News at Princeton

Wednesday, April 16, 2014
 

Multimedia: Student

Video: Student Work: 'Science Plays'


To view the multimedia features on this page, you will need to download the latest version of Flash Player and/or enable JavaScript.


Jeffrey Kuperman '12 goes behind the scenes of a staged reading of winning entries from the Princeton science playwriting competition. It will take place 8 p.m., Oct. 17 in Taplin Auditorium.


Video Closed Captions

[music]

Chris Herzog:
I'm Chris Herzog. I'm an assistant professor
in the physics department. Last year, I ran

Chris Herzog:
the first Princeton science playwriting competition.
This year, I'd like to invite you to listen

Chris Herzog:
to the winning entries. We’re going to have
a staged reading on Monday, Oct. 17 at 8 p.m.,

Chris Herzog:
in Taplin Auditorium.

Erisa Apantaku:
I got the idea for "A Quantum Comedy" last
year in Integrated Science, when we were talking

Erisa Apantaku:
about concepts such as Heisenberg’s uncertainty
principle. I wrote about two guys in a dorm

Erisa Apantaku:
room and I thought that was something that
every college student could relate to.

Minqi Jiang:
So I wrote my play about the "Many Worlds"
interpretation of quantum mechanics, which

Minqi Jiang:
states that whenever an action entails multiple
possible outcomes, the universe splits into

Minqi Jiang:
different versions of itself, one to accommodate
each possible outcome.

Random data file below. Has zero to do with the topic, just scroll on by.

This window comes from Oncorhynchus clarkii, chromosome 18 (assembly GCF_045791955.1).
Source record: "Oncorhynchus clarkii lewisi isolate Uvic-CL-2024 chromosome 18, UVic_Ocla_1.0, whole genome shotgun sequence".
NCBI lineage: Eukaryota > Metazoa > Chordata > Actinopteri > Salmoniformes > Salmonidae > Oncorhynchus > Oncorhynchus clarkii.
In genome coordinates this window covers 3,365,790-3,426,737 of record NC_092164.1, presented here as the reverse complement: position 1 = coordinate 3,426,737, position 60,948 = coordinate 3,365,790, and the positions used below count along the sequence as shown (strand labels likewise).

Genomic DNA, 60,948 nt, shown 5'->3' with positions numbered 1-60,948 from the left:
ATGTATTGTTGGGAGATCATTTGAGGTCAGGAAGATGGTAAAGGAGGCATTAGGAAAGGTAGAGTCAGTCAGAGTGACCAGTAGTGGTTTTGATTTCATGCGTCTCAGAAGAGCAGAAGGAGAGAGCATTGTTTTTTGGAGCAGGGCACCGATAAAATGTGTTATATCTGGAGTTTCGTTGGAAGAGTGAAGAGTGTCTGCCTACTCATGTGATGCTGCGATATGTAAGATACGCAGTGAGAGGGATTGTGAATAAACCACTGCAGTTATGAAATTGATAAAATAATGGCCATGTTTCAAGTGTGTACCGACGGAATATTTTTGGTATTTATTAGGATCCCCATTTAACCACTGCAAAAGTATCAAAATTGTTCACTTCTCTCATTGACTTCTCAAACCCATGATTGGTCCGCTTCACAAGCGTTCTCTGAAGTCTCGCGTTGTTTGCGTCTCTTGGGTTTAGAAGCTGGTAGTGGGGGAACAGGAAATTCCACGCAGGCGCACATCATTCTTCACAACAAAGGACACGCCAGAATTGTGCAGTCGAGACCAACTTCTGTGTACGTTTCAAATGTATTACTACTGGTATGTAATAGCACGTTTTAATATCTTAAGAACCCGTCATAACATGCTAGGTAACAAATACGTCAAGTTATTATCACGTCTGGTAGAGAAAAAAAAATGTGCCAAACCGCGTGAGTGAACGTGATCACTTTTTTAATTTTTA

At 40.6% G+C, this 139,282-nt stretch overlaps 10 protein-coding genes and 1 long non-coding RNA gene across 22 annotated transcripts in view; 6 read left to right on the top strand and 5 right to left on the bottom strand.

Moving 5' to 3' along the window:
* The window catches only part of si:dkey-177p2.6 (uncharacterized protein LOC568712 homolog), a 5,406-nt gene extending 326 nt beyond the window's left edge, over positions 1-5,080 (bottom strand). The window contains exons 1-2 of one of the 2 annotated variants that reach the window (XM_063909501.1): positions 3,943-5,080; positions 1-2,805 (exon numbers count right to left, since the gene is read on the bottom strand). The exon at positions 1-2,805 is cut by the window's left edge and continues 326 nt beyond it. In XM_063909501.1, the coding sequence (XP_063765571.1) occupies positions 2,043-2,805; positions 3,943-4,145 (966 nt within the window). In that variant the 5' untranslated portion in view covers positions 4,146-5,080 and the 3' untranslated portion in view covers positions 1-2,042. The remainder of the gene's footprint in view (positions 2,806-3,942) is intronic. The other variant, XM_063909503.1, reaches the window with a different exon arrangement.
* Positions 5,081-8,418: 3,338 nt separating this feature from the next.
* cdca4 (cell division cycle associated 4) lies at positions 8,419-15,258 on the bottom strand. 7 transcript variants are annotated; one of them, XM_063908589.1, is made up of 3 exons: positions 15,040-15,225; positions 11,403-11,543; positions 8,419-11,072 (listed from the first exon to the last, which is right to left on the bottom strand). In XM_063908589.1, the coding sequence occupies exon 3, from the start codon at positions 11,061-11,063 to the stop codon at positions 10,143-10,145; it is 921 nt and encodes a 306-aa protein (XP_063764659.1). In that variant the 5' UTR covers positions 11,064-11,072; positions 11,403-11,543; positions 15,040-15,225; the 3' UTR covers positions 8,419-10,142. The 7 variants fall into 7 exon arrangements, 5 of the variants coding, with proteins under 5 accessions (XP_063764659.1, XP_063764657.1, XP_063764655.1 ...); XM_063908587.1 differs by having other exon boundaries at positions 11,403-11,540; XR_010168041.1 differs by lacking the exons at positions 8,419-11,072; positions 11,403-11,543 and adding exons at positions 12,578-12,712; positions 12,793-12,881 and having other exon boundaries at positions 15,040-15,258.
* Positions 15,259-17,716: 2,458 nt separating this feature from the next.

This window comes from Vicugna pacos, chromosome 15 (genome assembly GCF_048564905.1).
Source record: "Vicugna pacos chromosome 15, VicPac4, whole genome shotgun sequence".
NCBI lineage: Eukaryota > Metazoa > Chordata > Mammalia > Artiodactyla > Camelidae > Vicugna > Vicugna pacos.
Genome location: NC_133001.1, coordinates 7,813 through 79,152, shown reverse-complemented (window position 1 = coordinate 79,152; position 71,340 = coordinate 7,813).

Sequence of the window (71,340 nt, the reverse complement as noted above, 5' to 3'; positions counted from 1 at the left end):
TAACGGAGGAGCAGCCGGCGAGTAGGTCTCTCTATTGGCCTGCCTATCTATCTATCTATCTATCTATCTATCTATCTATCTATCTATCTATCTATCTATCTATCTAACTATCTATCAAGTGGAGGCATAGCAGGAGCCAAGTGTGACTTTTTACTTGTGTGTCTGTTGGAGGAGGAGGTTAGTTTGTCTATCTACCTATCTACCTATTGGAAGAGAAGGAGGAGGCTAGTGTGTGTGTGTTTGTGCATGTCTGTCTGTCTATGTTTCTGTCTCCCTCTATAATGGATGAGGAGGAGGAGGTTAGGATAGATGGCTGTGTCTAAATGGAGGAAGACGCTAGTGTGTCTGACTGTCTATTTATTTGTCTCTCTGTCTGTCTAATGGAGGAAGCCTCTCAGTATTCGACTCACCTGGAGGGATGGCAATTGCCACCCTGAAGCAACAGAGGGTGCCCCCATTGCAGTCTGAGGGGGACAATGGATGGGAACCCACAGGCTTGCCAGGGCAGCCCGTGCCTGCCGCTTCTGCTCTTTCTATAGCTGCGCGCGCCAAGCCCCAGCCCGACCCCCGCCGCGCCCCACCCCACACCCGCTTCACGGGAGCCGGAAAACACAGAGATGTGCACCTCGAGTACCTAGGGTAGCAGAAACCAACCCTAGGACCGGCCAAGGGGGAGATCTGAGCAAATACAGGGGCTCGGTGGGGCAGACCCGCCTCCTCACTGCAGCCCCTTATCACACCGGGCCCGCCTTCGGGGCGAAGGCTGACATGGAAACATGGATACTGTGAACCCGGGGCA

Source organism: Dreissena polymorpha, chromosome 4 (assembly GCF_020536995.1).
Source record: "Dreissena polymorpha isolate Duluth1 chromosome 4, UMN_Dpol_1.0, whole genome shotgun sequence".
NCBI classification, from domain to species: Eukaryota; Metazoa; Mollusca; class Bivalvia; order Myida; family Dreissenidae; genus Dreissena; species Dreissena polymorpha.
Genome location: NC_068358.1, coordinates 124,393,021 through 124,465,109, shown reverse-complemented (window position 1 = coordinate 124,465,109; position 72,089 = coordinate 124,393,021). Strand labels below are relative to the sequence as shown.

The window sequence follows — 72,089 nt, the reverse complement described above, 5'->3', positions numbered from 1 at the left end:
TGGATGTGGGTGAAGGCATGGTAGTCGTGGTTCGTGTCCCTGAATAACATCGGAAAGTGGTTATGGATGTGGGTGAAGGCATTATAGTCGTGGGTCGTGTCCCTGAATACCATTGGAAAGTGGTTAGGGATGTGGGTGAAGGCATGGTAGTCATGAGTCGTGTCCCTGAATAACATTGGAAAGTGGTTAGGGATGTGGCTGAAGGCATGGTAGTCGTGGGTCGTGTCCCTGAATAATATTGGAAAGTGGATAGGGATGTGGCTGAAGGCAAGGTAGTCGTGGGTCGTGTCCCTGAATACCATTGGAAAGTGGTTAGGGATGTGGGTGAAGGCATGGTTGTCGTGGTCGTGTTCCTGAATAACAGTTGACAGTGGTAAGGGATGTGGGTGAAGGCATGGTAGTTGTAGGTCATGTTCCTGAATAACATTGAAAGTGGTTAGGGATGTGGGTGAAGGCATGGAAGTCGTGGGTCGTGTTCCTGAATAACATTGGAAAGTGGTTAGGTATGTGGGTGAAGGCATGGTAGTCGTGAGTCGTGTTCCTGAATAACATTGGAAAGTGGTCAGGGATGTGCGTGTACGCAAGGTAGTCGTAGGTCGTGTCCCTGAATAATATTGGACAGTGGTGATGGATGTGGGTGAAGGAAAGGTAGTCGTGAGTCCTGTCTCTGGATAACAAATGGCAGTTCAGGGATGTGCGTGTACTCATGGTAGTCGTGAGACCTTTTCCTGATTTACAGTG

Lily Yu:
Wu Chien-Shiung was a Chinese-American physicist
famous for violating the law of parity in

Lily Yu:
1953 in an elegant experiment at the national
bureau of standards in D.C. She came to Princeton

Lily Yu:
in 1943 as the first female instructor in
the physics department, although she left

Lily Yu:
for Columbia and the Manhattan Project the
next year. What I wrote is a compressed, surrealist

Lily Yu:
interpretation of her life up until the 1953 experiment.

Chris Herzog:
People are often turned off, I think, from
physics and math because they think it’s

Chris Herzog:
too hard. One thing that’s kept me going
is the idea that if it were really that hard,

Chris Herzog:
then no one would understand it. The fault was
somehow in a poor explanation. Science plays,

Chris Herzog:
I think, are a way of getting around this
problem. By definition, they excite and engage

Chris Herzog:
the audience, and ultimately, if they reach
some higher artistic level, they convey some

Chris Herzog:
deeper truth.

[music]

Back To Top